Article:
[libre-riscv-dev] LD/ST address matcher
Luke Kenneth Casson Leighton
lkcl at lkcl.net
Tue Jun 4 01:21:35 BST 2019
On Tuesday, June 4, 2019, Jacob Lifshay <programmerjake at gmail.com> wrote:
> On Mon, Jun 3, 2019, 16:58 Luke Kenneth Casson Leighton <lkcl at lkcl.net>
> > On Tuesday, June 4, 2019, Jacob Lifshay <programmerjake at gmail.com>
> > >
> > > another case we can't get around
> > The double negative is doing my head in :)
> > > by allowing multiple simultaneous loads is
> > > drawing to multiple output textures simultaneously, a technique that
> > allows
> > > expensive lighting calculations to be done once per visible pixel
> > > of once per rendered pixel.
> > And those are again aligned on regular boundaries, of what size? Hmmm it
> > would be the screen (framebuffer) size, wouldn't it, by that point?
> > There is actually another potential trick: take some bits of the PHYSICAL
> > address to check against, as well as the virtual one.
> > I believe I saw this trick described somewhere in the RISCV manual.
> > With the physical pages being spread out pretty much randomly (assuming
> > gigapages aren't used), the extra PHYS bits effectively constitute the
> > equivalent of a hash.
> > However gigapages could well be used here, so, hmmmm
> > We need something that covers bits up to say 4MiB. That's 9 extra bits -
> > 12 to 21. 2^20 =1M, 2^22=4M.
> > So a VERY simple hash of 9 bits is viable. Bear in mind its gate count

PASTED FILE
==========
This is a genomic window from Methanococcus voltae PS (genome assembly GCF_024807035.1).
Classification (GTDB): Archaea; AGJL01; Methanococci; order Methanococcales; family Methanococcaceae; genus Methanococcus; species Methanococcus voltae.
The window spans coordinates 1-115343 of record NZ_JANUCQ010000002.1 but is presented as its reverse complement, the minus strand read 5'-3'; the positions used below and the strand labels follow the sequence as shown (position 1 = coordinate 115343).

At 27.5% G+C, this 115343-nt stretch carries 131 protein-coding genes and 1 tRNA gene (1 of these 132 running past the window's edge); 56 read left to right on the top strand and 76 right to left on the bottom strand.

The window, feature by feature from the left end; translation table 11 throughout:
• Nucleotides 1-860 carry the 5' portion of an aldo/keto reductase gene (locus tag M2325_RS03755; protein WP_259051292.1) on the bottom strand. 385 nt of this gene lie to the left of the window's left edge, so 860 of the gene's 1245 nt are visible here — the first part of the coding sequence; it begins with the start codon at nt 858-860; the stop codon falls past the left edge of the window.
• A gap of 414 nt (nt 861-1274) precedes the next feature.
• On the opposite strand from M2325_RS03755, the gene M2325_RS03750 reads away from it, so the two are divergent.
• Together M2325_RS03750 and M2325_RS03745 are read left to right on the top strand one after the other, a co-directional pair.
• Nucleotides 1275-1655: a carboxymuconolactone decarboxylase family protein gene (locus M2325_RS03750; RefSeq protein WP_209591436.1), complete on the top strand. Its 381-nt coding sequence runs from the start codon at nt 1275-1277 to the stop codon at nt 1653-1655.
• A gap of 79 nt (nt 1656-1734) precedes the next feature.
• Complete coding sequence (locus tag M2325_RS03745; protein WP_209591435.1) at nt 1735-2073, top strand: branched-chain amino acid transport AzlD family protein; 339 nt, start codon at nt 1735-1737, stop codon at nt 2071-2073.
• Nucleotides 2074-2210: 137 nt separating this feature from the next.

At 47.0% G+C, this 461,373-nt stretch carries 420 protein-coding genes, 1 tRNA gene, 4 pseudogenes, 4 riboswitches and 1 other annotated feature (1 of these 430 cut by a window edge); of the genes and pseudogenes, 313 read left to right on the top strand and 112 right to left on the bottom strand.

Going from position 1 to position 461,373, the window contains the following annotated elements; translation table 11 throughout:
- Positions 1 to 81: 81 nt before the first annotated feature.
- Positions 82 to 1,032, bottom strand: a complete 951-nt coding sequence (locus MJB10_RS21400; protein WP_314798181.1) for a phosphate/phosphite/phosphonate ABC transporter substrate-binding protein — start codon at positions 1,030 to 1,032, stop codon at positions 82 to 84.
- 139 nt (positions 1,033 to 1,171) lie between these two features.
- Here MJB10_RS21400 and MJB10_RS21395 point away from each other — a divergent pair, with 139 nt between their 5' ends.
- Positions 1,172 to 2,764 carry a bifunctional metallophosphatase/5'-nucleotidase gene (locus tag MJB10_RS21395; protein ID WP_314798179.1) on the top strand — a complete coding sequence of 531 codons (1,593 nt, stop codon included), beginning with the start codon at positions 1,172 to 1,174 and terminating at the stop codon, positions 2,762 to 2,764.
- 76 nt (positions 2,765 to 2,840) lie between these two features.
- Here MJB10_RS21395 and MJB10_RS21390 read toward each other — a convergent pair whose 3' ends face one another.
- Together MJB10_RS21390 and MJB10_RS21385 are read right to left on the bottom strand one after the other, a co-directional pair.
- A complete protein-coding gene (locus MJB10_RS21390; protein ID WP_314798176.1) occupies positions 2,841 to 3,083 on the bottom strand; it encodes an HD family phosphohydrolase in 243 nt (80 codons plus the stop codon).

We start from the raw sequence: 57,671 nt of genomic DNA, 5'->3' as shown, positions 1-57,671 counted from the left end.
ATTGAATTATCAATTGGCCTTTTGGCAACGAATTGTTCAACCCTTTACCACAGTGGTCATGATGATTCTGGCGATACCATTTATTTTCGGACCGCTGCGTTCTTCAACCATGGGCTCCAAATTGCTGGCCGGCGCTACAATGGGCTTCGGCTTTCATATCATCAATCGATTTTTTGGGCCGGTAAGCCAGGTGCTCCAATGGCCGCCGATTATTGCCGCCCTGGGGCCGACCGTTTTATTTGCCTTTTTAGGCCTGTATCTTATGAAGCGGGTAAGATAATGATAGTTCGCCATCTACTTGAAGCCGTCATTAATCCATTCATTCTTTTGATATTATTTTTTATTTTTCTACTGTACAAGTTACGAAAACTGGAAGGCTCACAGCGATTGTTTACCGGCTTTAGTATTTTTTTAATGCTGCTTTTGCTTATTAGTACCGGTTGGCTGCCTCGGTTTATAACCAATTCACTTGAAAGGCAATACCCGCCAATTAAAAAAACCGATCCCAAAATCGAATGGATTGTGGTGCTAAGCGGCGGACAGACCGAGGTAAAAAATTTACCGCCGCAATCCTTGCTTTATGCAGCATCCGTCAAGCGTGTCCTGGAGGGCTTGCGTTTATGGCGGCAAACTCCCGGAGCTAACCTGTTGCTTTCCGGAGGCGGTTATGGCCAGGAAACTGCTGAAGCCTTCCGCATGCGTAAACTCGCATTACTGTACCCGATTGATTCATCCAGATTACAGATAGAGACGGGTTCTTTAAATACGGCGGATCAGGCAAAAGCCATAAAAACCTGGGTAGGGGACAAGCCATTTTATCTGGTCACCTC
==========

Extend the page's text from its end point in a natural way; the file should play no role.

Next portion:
> > will be multiplied by 248(!) for a 4LD 4ST AGEN clash detection matrix.
> the gate count would be multiplied by either 4 (the enqueue width; if we
> store the hashes in the ld/st queue) or by the length of the queue (8, I
> think). we would have one hash for each addresses to compare, not each
> address comparator. the address comparators can be (for 8x8 with 16-bit
> hashes) (n*(n-1))/2 16-bit comparators, which each take 16 xor gates, 4
> 4-input nand gates, and 1 4-input nor gate, which altogether is
> 28*(16*3+4*4+4)=1904 inverter equivalents (assuming 3/4/4 inverters for
> xor/4-in nand/4-in nor respectively).
Yes got it. 256 x 8 to give the hashes, then 7 6 5 4 3 2 1 compares @
That would be more sane.
16 bit hashes is still a bit high. 16 AND gates, times 7654321 is i think
16 x 8x4 AND gates, which is what 16k ANDs so x4 for transistor count, 128k.
Still a bit mad numbers. Getting that down to 32k should be still
alatmingly high but tolerable.
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